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High flying London-based bonds trader Max Skinner (Russell Crowe) flies off to Provence to inspect the estate left to him by the uncle who brought him up, (Albert Finney), expecting to sell it off with help from his agent Charlie (Tom Hollander) and be back in time for the markets to open. Selling the ramshackle property and vineyard gets bogged down as Max encounters the faithful winemaker (Didier Bourdon) who has managed the vineyard since he was a boy, a pretty young Californian woman with a connection to Uncle Henry who turns up unexpectedly (Abbie Cornish), and a beautiful, alluring young local (Marion Cotillard). Max's business lifeline is his able secretary Gemma (Archie Penjabi) but he finds his values changing by the day.

Review by Louise Keller:
It doesn't matter that the storyline of Ridley Scott's A Good Year is different from that of its inspiration - Peter Mayle's book, A Year in Provence. But it does matter that the tone is flippant and that we don't fall in love with the central character. Sad to say, the resulting romantic comedy feels lightweight. As you would expect, the Provence setting with its soft light and verdant vineyards is gorgeous, and there is an exuberant joie de vivre found in the depiction of the locals. However Russell Crowe's cocky stockbroker Maximillian never sheds his arrogant London persona as he embraces his new life, so we never truly care for him. Crowe's inconsistent English accent wavering throughout is also a distraction.

At first glance it may seem a strange choice for Scott to direct his Gladiator star Russell Crowe as another (very different) Maximillian, but it is not so surprising when you learn that Scott has had a holiday home and vineyard in the region for fifteen years. The film begins 'many vintages' ago, when young Max (Freddie Highmore) is staying with Uncle Henry (Albert Finney) for his summer holidays. Theirs is a special relationship and Henry pays the youngster the ultimate compliment by treating him as an adult: they play chess in the paved courtyard, and taste the latest wines from the cellar. With Finney in fine form, and Highmore most appealing, these early scenes (and the subsequent flashbacks) are among the film's most enjoyable. It's a shame the script fails to address why Henry and Max lost touch with each other.

There are some humorous moments when Max arrives in Provence, finding himself out of his comfort zone, and his courtship with the lovely Marion Cotillard as Fanny Chenal, is charming. The arrival of Abbie Cornish's wine brat from the Napa Valley, and her subsequent romance with Max's friend Charlie (Tom Hollander) is somewhat manufactured, but scenes with local vigneron Francis Duflot (Didier Bourdon) and his effervescent wife Ludivine (Isabelle Candelie) are a real pleasure. Look out for that scrumptious dinner scene when wild boar marinated in red wine is served with an assortment of Provencal vegetables and followed by local cheeses with Marc de Province, the nectar of the gods.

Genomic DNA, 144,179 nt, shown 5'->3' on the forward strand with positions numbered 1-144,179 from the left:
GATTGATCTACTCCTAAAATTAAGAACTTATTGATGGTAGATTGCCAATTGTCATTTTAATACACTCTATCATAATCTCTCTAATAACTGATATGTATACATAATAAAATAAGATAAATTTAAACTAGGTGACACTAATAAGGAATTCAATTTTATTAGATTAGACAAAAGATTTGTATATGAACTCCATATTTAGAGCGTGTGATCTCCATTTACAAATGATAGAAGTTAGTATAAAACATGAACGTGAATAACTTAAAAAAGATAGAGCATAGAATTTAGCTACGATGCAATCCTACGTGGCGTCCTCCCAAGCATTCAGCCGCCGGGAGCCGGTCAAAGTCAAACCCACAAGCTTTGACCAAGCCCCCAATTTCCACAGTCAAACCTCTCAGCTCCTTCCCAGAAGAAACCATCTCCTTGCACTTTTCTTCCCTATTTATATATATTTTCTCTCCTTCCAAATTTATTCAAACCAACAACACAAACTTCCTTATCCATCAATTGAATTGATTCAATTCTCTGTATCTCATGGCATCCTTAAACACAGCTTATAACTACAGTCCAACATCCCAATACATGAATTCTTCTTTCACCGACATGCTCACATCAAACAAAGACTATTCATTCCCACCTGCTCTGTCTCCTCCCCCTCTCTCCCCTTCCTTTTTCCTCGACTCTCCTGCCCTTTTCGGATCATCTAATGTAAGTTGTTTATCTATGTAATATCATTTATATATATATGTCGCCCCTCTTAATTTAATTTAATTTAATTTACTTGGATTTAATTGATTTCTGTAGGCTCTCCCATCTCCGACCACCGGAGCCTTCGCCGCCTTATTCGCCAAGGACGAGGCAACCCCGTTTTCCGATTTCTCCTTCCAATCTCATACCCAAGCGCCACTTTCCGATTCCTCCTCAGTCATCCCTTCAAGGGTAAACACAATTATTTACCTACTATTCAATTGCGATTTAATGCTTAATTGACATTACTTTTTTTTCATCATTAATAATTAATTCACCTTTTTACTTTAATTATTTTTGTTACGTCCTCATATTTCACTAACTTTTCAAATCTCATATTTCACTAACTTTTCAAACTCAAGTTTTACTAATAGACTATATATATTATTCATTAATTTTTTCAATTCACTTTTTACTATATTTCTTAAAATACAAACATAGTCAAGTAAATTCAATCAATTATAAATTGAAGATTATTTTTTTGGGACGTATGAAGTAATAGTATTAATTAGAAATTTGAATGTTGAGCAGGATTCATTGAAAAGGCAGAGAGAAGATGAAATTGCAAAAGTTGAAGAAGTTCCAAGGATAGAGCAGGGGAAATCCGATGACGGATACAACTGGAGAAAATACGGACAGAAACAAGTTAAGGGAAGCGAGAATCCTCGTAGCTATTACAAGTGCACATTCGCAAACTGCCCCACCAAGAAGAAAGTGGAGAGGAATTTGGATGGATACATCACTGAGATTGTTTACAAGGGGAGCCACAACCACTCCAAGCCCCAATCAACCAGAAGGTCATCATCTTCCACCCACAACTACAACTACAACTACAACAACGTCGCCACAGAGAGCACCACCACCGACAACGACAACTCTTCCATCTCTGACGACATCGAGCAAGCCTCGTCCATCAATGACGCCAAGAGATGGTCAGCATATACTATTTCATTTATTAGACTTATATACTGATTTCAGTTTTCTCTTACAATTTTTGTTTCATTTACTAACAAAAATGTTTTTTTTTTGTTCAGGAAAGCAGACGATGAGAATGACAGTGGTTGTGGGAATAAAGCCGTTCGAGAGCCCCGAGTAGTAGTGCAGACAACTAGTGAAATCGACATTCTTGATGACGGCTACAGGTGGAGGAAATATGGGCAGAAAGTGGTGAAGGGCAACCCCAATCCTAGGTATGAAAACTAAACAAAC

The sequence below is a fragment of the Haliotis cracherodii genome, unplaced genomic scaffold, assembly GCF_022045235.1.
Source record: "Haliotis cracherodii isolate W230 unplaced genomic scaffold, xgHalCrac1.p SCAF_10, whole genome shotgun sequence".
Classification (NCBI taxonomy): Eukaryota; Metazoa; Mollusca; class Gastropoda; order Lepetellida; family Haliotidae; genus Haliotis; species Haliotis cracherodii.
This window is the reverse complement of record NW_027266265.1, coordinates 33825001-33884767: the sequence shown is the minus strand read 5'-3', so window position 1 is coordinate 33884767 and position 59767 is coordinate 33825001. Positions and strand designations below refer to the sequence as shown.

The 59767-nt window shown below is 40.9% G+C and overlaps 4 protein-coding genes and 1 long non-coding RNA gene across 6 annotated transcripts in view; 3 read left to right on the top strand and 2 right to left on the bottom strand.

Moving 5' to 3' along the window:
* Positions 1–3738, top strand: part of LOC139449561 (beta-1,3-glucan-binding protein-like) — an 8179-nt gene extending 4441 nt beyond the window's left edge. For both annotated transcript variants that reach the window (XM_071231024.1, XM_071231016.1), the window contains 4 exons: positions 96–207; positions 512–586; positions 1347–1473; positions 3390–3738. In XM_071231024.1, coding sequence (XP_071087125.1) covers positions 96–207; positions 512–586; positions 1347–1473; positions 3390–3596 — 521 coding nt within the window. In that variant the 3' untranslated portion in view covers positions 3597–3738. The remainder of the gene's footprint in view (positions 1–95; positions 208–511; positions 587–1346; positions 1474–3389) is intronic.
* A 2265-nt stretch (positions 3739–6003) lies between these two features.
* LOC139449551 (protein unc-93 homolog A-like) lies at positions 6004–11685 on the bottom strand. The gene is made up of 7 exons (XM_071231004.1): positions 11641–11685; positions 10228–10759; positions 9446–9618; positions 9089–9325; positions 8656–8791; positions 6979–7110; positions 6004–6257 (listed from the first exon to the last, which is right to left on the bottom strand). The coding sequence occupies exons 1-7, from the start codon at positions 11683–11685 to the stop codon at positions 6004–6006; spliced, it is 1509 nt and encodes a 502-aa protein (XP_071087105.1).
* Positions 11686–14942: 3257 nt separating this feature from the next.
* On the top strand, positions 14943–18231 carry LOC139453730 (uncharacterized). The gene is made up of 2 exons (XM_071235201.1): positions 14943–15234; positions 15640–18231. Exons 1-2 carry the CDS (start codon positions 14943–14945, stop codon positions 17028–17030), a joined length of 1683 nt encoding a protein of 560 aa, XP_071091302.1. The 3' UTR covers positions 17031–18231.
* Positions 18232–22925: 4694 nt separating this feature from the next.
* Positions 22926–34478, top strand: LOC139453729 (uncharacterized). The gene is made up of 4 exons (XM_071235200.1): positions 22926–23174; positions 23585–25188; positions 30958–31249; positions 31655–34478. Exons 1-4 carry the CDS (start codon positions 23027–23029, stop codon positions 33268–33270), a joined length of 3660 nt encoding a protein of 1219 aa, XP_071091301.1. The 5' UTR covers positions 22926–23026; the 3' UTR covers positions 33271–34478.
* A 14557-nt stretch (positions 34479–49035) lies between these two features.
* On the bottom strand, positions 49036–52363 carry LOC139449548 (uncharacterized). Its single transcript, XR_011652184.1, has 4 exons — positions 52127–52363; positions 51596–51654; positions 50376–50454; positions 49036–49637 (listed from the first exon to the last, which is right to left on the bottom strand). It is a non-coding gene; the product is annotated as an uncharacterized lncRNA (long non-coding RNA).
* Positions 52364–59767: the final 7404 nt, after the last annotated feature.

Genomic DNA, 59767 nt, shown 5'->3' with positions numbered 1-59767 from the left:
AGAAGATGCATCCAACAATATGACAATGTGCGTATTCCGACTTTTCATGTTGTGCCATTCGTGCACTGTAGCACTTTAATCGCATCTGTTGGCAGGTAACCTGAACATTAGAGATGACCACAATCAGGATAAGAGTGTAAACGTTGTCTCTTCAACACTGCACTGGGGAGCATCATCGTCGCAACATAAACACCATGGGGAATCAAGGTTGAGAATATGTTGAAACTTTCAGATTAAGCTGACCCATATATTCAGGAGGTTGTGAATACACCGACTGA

It is the humanization of Max as he discards his smarmy persona across the English Channel that fails to gel, and some of the slapstick tomfoolery is ill conceived and falls flat. Isn't it everyone's dream to pack up and live in France? Somehow, I never felt as though Max deserved his good fortune.

Review by Andrew L. Urban:
The complexities of making a film of character, relationships, memories and yearning are thrown into sharp relief with A Good Year; Ridley Scott may well find films like Black Hawk Down and Gladiator easier in some ways than this. The tone is so elusive yet to important, and the nuances so volatile. A Good Year has the added advantage-disadvantage of being adapted from a hugely popular book, whose fans hover critically around the movie.

But for those who haven't read the Peter Mayle novel, the film is all new; Russell Crowe as the money-making whiz kid is an intriguing proposition, and the story throws him into Provence as a grown man. We first meet him as a kid (Freddie Highmore) with his beloved Uncle Henry (Albert Finney) teaching him about wine and life in equal measure. The emotional core of the film is Max's failure to keep in touch with his Uncle Henry and how this now come back to haunt him; but it's a muted element in the otherwise picture postcard film.

Albeit a trifle clichéd, the flashback scenes to Max's childhood are the best in the film, grounded in character and beautifully directed, sparsely performed. Later, to contrast Max in his London mode with his Provence mode, there are classic cinematic ploys, with little sign of the Ridley Scott bravura. Some over-simplified and by-the-numbers scenes that don't ring true add to the lumpy, uneven nature of the film, but there is compensation in performances by Archie Penjabi as Max's secretary, Abbie Cornish as the surprise visitor and especially Marion Cotillard as Fanny, the young woman who seems unattainable, but who ultimately effects the required change in Max.

The settings are gorgeous, the vineyard and the estate being the stuff of many city folks' fantasies, and the film is undemanding. Maybe it could have been a bit edgier, cutting deeper and hurting more.

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(US, 2006)

CAST: Russell Crowe, Albert Finney, Abbie Cornish, Marion Cotillard, Valeria Bruni-Tedeschi, Didier Bourdon, Tom Hollander, Freddie Highmore

PRODUCER: Ridley Scott

DIRECTOR: Ridley Scott

SCRIPT: Marc Klein (novel by Peter Mayle)

CINEMATOGRAPHER: Philippe le Sourd

EDITOR: Dody Dorn

MUSIC: Marc Streitenfeld


RUNNING TIME: 118 minutes


AUSTRALIAN RELEASE: November 9, 2006

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